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If I have some (non-volatile) data bound to the UI via a view model, and I update this data from a background thread without locking anything, and trigger a PropertyChanged event, am I guaranteed that the UI will see this update? If I am, then why?

I can see that CLRBindingWorker calls Dispatcher.BeginInvoke and thus makes sure the property is read from the UI thread. What I want to know is whether the property value will always be "fresh" in the UI thread (e.g. whether a scenario similar to can happen).

A previous answer suggested this is indeed the case, but without any explanation.


public class MyViewModel : INotifyPropertyChanged
    // Bound to the view as <TextBlock Text="{Binding Data}" />
    private long _data;
    public long Data
        get { return _data; }
            _data = value;

    public MyViewModel()
        new Thread(Updater).Start();

    private void Updater()
        while (true)

    private void FirePropertyChanged(string propertyName)
        if (PropertyChanged != null) 
            PropertyChanged(this, new PropertyChangedEventArgs(propertyName));

    public event PropertyChangedEventHandler PropertyChanged;
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up vote 2 down vote accepted

That's not an ideal explanation, but corresponding to this article the lock statement produce full fence memory barrier. The current implementation of Dispatcher.BeginInvoke use lock to update Dispatcher's queue. It means that there is full fence after field assignment and before field usage in UI thread.

share|improve this answer
Nice catch. I'm surprised that this is not a documented feature but rather what seems to be a side effect of the fact that the dispatcher's internal queue is protected with a lock. – ehnmark Mar 3 '11 at 22:20
Based on this answer, the lock in BeginInvoke would only ensure that the write gets propagated to main memory directly from the background thread, right? We still need the UI thread to read a fresh value. However, since the dispatcher locks again in ProcessQueue, called on the main thread in response to the window message, we should be OK. Do you agree? Maybe that's what you meant? – ehnmark Mar 6 '11 at 8:56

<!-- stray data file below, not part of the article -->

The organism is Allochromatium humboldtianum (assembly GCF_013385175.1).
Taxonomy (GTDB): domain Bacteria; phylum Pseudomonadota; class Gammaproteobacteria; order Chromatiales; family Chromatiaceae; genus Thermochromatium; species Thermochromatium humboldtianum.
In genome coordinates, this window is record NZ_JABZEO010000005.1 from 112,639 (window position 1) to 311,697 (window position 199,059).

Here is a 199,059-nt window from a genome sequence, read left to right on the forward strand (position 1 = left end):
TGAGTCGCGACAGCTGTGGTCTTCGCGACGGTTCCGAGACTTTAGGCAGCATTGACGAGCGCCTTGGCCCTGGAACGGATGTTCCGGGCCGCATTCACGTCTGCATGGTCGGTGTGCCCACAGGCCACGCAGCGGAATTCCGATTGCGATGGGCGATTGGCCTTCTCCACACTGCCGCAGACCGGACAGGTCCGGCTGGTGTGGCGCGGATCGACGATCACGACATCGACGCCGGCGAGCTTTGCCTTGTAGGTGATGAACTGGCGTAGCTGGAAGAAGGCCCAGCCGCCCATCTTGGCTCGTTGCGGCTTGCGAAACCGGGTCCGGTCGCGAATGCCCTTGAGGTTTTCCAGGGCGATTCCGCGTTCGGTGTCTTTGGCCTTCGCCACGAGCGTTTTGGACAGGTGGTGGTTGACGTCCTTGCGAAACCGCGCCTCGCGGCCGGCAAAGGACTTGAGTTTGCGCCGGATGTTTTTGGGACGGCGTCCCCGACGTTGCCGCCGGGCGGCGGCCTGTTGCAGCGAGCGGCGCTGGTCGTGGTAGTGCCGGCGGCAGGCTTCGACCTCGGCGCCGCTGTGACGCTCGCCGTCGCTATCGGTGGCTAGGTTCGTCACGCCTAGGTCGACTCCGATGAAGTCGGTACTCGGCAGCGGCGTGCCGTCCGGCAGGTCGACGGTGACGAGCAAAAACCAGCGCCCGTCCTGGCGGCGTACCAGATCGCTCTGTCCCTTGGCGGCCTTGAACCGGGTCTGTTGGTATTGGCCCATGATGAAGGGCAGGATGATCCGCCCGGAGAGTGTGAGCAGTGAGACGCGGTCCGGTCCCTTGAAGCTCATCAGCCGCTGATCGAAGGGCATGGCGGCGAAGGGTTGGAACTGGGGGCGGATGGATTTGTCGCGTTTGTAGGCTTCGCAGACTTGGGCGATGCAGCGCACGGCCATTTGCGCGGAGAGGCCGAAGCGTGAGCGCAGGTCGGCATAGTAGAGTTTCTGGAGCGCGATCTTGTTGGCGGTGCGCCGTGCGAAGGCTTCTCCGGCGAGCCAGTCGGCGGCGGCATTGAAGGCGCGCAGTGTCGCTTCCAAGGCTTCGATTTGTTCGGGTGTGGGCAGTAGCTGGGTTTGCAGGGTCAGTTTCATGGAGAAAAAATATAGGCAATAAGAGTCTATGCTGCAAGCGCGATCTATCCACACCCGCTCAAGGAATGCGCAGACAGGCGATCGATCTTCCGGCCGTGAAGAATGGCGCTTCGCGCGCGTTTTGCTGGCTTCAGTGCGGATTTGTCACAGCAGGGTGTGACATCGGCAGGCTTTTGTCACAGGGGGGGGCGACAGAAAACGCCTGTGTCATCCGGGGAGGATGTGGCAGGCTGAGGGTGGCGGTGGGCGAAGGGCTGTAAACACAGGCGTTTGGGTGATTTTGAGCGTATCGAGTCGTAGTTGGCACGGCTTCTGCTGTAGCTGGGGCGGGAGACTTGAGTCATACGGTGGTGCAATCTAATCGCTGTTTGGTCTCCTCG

I am sorry for replying late. Yes, that's what I meant. Locking in each thread guarantee value synchronization because of full fence visible by each thread. – Marat Khasanov Mar 9 '11 at 8:28

Here are my comments

1) As the message-pump itseld has only 1 thread of execution, you do not need to worry about full or partial fences, and the volatile keyword wont have any effect.

2) INotifyPropertyChanged is about events, and if one delegate on the event's invocation list fails then the remainder will not get called, with the effect that the property wont get updated.

3) If you are running nested message-pumps (e.g. modal windows) then the child dispatcher may update your property before the parent dispatcher, thus making the update out of sync to what may be expected.

4) if you use a IValueConverter and the conversion fails, your property wont be updated.

5) If you use explicit update triggers in your bindings then this may have an effect (depending on your scenario)

share|improve this answer
Hi Dean, I agree with your points 2-5. However, I don't see how the first one provides any guarantee that, when a posted message is handled in the UI thread (Dispatcher.ProcessQueue I assume), any data written in the background thread will be fresh. But maybe I'm misunderstanding. – ehnmark Mar 3 '11 at 22:44

No, it won't in all cases. To make sure that your UI updates you should always update bound values on the UI thread using the Dispatcher.

share|improve this answer
I disagree. Veiw model should not take care about dispatcher. And we can achieve this functionality today, but not for collections. That's sad, but CollectionView doesn't support update from another thread. As I know, Microsoft will do this in the next WPF. – Marat Khasanov Mar 3 '11 at 8:23

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